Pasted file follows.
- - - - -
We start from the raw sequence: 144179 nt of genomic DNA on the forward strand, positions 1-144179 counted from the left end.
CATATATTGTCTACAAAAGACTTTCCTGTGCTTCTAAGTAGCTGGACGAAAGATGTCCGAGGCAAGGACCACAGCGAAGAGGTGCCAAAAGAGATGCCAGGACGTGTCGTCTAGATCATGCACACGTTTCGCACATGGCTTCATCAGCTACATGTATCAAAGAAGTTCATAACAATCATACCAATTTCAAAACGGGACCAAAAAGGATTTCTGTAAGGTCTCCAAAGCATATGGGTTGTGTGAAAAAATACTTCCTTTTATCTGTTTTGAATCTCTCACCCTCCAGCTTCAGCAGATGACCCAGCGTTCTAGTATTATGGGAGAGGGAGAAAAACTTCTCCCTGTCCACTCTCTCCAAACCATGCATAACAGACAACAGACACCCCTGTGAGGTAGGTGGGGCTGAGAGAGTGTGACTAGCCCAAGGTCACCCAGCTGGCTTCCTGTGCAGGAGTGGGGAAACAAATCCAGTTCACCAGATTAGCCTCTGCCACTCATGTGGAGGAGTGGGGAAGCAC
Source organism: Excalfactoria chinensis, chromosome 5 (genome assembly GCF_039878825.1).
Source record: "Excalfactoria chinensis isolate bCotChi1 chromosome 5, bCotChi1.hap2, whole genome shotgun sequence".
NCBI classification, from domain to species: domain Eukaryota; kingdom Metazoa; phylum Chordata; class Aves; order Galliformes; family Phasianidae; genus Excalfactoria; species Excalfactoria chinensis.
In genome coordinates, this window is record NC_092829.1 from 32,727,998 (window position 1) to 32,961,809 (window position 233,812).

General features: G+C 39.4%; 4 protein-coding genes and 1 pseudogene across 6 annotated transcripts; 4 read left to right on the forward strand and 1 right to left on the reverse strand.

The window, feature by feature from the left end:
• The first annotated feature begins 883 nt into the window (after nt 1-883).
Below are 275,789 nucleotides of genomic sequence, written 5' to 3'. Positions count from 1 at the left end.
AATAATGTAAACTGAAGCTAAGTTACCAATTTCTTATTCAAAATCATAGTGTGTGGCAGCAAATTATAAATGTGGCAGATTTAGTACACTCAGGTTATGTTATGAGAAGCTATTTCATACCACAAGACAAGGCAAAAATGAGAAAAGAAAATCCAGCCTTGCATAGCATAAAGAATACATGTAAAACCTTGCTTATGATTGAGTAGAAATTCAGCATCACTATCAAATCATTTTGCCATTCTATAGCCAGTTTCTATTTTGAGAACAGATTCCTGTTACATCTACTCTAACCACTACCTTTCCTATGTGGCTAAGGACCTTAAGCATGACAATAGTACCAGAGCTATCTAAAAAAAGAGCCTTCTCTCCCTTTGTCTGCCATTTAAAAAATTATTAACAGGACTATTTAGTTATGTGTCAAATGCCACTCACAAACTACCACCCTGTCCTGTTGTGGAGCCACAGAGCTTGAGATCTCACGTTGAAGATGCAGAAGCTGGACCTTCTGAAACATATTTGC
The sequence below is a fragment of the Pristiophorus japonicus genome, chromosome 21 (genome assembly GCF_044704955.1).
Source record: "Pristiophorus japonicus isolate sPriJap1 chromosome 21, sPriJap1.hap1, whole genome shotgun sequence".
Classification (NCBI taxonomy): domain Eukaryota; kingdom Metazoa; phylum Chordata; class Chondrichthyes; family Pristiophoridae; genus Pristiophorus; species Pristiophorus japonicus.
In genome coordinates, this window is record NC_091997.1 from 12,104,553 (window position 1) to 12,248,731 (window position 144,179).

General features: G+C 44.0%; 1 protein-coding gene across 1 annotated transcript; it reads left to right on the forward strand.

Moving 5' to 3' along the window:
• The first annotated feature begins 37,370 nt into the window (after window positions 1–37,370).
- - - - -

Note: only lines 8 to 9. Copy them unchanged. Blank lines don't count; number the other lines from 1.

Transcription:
The window, feature by feature from the left end:
• The first annotated feature begins 883 nt into the window (after nt 1-883).